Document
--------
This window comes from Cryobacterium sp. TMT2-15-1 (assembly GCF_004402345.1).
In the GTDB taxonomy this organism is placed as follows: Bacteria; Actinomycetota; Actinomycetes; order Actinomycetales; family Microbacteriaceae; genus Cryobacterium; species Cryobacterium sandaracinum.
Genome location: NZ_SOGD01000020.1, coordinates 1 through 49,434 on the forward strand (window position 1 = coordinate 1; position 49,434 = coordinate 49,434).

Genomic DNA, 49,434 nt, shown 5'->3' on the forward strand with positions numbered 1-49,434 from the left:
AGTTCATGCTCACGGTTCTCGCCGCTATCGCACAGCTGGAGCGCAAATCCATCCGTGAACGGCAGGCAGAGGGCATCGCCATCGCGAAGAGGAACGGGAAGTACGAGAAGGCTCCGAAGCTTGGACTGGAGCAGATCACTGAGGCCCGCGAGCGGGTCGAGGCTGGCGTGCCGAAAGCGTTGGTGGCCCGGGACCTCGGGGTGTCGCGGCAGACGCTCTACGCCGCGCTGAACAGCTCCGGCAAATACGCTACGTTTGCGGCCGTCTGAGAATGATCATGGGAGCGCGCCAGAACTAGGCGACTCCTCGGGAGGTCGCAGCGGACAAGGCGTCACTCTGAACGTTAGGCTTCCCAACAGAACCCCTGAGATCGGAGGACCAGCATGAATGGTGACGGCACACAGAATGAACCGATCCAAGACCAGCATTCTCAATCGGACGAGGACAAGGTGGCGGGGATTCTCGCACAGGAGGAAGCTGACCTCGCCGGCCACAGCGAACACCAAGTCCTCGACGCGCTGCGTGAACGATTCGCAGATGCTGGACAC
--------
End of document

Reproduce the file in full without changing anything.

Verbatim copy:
This window comes from Cryobacterium sp. TMT2-15-1 (assembly GCF_004402345.1).
In the GTDB taxonomy this organism is placed as follows: Bacteria; Actinomycetota; Actinomycetes; order Actinomycetales; family Microbacteriaceae; genus Cryobacterium; species Cryobacterium sandaracinum.
Genome location: NZ_SOGD01000020.1, coordinates 1 through 49,434 on the forward strand (window position 1 = coordinate 1; position 49,434 = coordinate 49,434).

Genomic DNA, 49,434 nt, shown 5'->3' on the forward strand with positions numbered 1-49,434 from the left:
AGTTCATGCTCACGGTTCTCGCCGCTATCGCACAGCTGGAGCGCAAATCCATCCGTGAACGGCAGGCAGAGGGCATCGCCATCGCGAAGAGGAACGGGAAGTACGAGAAGGCTCCGAAGCTTGGACTGGAGCAGATCACTGAGGCCCGCGAGCGGGTCGAGGCTGGCGTGCCGAAAGCGTTGGTGGCCCGGGACCTCGGGGTGTCGCGGCAGACGCTCTACGCCGCGCTGAACAGCTCCGGCAAATACGCTACGTTTGCGGCCGTCTGAGAATGATCATGGGAGCGCGCCAGAACTAGGCGACTCCTCGGGAGGTCGCAGCGGACAAGGCGTCACTCTGAACGTTAGGCTTCCCAACAGAACCCCTGAGATCGGAGGACCAGCATGAATGGTGACGGCACACAGAATGAACCGATCCAAGACCAGCATTCTCAATCGGACGAGGACAAGGTGGCGGGGATTCTCGCACAGGAGGAAGCTGACCTCGCCGGCCACAGCGAACACCAAGTCCTCGACGCGCTGCGTGAACGATTCGCAGATGCTGGACAC